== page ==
Photo by Sue WatsonEarl Fleming and Wesley Morton (right) put the base of the monument on a slab.
Photo by Sue WatsonBobby Mitchell and Earl Fleming, with Brookhaven Monument Co., look at the newly erected Boling monument, paid for by Hubert McAlexander.
Spires Boling gets monument
The burial plot of Spires Boling, the man responsible for much of the architectural grandeur of Holly Springs, recently received a monument.
The monument in Hill Crest Cemetery was paid for by Hubert McAlexander, professor and historian with the University of Georgia.
“Spires Boling will be remembered as the architect of the Oxford courthouse,” McAlexander said. “The courthouse was photographed worldwide and made iconic by the writings of William Faulkner.”
Boling’s design was used for the courthouses of Holly Springs, Oxford, and Bolivar, Tenn., which had all been destroyed during the Civil War, McAlexander said.
He was also the architect for the three-story Masonic Hall on the east side of the square, burned in a fire in 1952.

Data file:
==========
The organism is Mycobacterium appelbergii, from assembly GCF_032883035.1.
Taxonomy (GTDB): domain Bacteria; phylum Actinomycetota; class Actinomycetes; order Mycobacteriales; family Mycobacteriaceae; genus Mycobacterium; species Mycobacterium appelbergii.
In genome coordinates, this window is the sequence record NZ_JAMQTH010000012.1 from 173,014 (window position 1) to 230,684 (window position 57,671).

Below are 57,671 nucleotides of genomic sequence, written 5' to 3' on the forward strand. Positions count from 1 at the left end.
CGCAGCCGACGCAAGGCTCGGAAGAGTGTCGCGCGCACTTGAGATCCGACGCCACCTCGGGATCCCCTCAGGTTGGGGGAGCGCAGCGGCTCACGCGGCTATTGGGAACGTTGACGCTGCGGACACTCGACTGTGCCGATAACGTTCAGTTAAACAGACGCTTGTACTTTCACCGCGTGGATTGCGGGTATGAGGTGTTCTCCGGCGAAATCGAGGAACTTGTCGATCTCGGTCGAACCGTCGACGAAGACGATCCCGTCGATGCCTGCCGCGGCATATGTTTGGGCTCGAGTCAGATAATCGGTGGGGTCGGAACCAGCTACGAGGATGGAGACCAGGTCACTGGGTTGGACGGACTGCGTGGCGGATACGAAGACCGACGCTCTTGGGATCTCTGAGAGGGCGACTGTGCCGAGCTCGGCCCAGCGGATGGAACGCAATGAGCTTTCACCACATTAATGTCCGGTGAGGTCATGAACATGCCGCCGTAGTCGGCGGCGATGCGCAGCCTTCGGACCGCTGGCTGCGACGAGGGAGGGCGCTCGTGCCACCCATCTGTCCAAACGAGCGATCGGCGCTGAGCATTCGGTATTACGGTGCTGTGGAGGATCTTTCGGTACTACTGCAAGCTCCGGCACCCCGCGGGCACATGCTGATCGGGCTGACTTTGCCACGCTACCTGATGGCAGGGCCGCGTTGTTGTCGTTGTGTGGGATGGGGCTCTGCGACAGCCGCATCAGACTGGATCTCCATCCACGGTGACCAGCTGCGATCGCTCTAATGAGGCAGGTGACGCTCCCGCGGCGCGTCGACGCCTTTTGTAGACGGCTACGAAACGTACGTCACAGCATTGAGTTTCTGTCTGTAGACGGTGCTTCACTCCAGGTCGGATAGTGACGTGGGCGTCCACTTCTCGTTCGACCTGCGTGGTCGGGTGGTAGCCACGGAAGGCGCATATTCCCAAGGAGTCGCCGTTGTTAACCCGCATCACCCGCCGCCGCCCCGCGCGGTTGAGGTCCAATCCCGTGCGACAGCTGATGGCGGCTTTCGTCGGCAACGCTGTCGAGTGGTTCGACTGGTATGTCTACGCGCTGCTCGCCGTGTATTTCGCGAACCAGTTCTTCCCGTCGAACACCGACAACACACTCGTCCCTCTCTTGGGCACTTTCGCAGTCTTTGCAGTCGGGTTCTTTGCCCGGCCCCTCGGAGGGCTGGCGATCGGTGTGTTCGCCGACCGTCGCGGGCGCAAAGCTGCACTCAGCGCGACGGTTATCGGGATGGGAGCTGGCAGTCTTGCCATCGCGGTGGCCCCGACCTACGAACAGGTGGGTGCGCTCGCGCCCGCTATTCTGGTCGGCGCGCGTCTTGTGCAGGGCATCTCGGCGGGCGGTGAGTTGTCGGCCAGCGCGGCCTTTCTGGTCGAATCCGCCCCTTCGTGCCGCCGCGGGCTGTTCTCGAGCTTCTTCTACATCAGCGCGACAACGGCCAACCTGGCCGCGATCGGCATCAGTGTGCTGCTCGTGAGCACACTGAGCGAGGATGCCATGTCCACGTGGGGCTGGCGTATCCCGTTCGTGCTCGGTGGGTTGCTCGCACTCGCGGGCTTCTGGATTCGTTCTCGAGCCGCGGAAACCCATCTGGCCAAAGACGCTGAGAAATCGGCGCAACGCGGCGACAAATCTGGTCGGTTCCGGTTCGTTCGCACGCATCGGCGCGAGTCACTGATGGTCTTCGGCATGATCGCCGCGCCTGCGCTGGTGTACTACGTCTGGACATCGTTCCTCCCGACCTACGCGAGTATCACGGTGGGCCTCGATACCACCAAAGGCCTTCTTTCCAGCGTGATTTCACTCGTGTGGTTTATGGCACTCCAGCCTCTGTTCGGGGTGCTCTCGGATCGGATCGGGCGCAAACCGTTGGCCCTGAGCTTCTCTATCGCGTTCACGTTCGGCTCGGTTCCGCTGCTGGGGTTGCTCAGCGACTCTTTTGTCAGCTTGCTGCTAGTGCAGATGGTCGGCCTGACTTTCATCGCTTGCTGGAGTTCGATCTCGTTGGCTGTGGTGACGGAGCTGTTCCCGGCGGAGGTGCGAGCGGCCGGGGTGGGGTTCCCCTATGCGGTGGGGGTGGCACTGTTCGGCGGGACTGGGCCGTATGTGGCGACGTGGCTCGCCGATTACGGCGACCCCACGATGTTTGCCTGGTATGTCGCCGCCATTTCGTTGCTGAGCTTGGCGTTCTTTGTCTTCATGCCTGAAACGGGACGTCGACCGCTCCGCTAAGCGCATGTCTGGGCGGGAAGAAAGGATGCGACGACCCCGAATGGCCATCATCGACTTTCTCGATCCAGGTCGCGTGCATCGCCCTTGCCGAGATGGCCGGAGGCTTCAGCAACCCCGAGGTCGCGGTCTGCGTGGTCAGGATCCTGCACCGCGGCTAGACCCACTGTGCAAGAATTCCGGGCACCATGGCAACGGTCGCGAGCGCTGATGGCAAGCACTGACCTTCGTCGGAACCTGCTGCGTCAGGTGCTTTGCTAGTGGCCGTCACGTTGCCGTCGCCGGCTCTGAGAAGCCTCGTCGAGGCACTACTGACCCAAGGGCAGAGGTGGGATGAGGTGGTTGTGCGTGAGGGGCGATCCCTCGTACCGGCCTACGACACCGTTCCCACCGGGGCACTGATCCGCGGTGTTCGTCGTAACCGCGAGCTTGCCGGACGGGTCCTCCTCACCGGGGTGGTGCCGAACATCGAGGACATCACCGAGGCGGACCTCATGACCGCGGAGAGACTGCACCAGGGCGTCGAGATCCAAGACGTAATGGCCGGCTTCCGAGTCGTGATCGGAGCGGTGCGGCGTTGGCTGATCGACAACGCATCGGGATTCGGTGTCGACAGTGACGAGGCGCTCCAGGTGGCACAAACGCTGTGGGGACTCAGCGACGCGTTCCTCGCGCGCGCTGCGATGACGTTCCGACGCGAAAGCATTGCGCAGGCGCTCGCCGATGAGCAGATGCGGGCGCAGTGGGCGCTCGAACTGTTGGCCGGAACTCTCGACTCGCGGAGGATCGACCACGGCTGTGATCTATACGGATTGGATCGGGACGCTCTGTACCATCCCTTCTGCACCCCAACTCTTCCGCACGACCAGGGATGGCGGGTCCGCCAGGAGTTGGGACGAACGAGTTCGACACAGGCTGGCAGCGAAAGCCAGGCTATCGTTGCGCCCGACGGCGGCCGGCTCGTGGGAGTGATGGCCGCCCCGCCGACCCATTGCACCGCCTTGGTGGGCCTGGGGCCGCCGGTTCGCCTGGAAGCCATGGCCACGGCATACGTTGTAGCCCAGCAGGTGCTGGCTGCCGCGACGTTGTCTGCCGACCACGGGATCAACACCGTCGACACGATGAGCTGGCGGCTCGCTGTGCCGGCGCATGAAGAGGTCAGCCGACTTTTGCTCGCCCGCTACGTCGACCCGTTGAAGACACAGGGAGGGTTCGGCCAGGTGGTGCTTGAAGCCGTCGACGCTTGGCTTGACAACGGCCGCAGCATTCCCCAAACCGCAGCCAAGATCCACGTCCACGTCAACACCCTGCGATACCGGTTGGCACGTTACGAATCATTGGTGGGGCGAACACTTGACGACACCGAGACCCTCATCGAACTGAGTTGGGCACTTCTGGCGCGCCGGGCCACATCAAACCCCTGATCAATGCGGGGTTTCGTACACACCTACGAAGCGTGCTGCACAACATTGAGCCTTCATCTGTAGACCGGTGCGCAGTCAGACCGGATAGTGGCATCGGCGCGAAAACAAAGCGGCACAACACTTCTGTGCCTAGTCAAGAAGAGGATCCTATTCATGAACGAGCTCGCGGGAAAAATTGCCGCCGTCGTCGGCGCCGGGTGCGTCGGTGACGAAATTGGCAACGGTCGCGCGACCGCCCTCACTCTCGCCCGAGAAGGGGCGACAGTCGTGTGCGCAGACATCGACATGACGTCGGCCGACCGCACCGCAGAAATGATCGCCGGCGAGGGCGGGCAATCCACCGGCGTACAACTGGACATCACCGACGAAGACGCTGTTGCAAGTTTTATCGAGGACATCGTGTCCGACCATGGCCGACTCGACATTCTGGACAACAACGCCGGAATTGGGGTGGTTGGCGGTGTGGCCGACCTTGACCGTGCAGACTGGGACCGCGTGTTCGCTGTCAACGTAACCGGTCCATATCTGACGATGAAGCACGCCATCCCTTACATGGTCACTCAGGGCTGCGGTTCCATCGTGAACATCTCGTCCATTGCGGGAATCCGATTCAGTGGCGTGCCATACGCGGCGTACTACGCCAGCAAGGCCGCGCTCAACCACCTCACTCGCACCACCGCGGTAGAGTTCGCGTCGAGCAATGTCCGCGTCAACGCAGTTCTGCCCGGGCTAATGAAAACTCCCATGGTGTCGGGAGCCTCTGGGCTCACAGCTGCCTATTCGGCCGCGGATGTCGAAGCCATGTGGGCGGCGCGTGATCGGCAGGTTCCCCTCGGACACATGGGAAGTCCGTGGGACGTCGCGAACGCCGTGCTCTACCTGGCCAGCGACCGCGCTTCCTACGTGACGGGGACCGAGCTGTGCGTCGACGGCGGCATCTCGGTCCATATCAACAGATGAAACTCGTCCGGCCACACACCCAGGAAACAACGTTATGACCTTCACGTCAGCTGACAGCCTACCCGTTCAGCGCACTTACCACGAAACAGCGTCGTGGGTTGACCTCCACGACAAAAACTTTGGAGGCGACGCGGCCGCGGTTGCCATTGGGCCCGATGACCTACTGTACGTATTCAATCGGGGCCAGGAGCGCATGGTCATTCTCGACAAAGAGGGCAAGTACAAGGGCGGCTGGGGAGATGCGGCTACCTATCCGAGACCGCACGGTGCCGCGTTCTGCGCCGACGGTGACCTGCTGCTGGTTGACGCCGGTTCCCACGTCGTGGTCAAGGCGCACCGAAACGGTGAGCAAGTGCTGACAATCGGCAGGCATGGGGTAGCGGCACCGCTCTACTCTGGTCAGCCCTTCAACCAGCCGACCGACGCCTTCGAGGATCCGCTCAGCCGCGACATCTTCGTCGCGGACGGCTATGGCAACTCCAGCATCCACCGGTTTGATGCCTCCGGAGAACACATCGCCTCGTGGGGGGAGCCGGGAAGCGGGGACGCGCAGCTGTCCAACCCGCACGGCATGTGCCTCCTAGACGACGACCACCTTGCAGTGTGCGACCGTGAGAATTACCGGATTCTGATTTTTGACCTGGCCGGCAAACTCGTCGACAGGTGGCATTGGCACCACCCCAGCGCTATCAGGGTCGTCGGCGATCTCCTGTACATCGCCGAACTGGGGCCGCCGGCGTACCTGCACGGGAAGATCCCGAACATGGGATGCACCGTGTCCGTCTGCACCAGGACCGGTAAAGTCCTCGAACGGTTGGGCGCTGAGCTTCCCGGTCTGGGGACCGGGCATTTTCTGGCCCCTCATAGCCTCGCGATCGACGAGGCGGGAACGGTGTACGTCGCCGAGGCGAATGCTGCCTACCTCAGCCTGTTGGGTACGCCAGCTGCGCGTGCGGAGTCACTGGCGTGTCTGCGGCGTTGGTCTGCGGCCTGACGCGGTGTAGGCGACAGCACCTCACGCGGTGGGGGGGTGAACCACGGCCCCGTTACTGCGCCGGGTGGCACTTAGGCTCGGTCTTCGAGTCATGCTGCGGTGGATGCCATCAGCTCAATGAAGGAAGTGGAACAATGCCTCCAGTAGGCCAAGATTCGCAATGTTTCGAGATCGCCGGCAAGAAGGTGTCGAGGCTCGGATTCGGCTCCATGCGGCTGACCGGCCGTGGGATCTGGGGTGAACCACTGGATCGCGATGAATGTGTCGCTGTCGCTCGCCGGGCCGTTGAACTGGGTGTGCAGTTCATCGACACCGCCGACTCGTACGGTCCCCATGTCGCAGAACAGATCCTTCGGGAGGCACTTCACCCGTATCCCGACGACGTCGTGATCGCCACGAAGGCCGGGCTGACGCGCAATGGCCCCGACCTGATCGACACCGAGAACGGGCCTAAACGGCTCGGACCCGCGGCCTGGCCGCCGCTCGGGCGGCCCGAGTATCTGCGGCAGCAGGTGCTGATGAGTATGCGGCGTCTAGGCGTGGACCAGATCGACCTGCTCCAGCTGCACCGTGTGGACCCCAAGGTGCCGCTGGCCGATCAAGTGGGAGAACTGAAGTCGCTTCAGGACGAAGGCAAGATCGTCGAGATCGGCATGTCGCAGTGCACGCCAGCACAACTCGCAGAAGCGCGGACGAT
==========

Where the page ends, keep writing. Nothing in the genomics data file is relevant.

“But his greatest contribution, for us who have lived in Holly Springs, are the Greek Revival brick mansions that give the town its identity,” McAlexander said. “There is documentary evidence that he was architect for the Walter Place and for the Clapp-West-Fant-Martin place on Salem Avenue – the two grandest structures in the city.
“No doubt he was also responsible for what Eudora Welty called ‘those vertical Holly Springs houses,’ the local version of Greek Revival grandeur,” McAlexander said.
For that reason Boling deserves a monument, McAlexander said.
Boling bought a large lot, but put up only coping and a footpiece marked “Boling” before his death in 1880.
The monument was commissioned by McAlexander, whose removed uncle, Dr. Lea Stephenson, married a Boling daughter.